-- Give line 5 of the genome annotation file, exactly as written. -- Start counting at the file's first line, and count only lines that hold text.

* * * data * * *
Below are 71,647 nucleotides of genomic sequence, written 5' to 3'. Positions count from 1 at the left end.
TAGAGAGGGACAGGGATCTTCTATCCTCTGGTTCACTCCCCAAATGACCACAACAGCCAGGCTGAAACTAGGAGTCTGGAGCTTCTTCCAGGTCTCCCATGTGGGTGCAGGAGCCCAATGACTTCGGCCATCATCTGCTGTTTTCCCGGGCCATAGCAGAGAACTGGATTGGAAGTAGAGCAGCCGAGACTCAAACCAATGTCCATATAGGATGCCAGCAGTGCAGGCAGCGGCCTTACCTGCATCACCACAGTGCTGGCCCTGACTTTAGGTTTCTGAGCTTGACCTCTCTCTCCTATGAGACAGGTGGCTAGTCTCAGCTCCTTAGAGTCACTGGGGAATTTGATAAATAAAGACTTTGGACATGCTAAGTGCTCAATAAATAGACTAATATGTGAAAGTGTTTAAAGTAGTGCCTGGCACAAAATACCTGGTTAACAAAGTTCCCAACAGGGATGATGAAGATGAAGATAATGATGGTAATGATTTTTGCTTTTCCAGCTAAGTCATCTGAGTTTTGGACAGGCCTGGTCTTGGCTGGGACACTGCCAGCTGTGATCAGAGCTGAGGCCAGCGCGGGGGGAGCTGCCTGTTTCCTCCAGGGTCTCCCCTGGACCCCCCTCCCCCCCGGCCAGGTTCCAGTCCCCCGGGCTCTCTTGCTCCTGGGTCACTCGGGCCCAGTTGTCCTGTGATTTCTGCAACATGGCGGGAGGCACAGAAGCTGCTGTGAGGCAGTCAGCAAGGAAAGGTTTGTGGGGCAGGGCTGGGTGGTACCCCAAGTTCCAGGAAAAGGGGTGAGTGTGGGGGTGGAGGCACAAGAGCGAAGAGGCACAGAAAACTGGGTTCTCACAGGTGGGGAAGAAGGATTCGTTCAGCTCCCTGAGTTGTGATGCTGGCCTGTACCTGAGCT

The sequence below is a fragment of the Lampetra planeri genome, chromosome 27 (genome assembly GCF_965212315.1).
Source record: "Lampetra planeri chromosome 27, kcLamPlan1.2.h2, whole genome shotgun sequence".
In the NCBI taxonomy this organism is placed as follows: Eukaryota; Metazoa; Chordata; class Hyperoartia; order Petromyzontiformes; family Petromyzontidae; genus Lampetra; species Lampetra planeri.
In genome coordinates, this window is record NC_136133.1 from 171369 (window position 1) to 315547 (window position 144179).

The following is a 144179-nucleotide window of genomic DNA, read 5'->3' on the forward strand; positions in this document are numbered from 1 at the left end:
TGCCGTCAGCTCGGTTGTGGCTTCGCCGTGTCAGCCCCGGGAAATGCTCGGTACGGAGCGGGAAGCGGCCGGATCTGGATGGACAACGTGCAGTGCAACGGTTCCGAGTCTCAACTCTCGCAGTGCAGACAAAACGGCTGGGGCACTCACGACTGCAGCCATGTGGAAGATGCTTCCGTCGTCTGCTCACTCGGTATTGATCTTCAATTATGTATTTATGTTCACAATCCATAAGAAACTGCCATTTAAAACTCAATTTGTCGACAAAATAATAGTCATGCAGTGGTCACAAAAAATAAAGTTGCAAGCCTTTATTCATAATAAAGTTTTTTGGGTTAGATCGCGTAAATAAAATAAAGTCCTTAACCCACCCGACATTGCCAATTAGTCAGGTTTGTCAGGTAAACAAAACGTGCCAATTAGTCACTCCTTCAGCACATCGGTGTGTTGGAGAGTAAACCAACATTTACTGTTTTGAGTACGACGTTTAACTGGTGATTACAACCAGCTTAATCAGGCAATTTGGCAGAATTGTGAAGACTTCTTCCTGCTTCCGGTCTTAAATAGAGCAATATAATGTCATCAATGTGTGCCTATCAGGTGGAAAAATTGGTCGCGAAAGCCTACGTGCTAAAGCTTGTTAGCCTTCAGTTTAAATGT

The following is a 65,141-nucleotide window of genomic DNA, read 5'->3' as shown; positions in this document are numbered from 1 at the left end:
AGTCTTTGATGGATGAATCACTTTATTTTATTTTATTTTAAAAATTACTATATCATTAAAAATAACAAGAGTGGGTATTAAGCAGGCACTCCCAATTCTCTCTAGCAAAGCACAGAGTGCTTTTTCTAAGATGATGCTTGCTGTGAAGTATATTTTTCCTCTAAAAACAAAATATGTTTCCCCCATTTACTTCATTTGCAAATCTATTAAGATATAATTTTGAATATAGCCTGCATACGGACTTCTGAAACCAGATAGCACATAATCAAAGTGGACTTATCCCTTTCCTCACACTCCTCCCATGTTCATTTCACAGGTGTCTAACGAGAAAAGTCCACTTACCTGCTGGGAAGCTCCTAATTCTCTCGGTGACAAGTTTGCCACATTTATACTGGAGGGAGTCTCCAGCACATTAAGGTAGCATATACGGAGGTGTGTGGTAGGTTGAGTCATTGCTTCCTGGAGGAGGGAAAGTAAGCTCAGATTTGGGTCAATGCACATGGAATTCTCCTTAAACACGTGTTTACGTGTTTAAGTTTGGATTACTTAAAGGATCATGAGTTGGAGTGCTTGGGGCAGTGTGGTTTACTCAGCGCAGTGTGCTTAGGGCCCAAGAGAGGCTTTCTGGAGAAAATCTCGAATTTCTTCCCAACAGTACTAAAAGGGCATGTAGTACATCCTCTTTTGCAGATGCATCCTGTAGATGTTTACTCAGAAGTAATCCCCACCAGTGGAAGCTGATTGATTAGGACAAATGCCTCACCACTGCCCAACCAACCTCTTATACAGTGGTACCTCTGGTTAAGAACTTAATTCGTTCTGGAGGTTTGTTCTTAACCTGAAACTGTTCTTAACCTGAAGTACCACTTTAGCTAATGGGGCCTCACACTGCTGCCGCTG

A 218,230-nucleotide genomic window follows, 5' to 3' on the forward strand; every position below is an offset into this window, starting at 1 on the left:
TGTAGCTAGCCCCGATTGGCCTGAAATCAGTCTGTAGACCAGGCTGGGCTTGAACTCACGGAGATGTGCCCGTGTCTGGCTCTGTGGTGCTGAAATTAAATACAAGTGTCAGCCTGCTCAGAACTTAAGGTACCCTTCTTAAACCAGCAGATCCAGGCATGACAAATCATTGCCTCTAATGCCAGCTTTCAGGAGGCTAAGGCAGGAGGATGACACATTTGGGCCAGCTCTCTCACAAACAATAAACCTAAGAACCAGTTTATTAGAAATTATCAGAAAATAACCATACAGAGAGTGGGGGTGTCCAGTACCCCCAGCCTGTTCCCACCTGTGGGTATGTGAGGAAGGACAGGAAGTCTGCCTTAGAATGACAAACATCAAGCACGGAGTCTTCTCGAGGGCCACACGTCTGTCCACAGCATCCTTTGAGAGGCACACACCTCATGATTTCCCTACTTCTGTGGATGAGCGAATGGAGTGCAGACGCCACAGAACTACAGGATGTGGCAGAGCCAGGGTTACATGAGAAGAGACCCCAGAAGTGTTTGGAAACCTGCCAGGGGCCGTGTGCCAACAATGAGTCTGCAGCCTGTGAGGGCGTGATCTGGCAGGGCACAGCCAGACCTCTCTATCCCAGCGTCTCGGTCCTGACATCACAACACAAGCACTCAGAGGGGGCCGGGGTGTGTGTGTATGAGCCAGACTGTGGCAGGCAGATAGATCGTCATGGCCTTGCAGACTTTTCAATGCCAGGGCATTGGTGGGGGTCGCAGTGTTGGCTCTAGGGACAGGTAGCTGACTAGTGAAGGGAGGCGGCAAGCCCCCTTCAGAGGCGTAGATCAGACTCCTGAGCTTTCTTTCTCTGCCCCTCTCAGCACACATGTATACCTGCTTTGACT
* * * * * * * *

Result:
In the NCBI taxonomy this organism is placed as follows: Eukaryota; Metazoa; Chordata; class Hyperoartia; order Petromyzontiformes; family Petromyzontidae; genus Lampetra; species Lampetra planeri.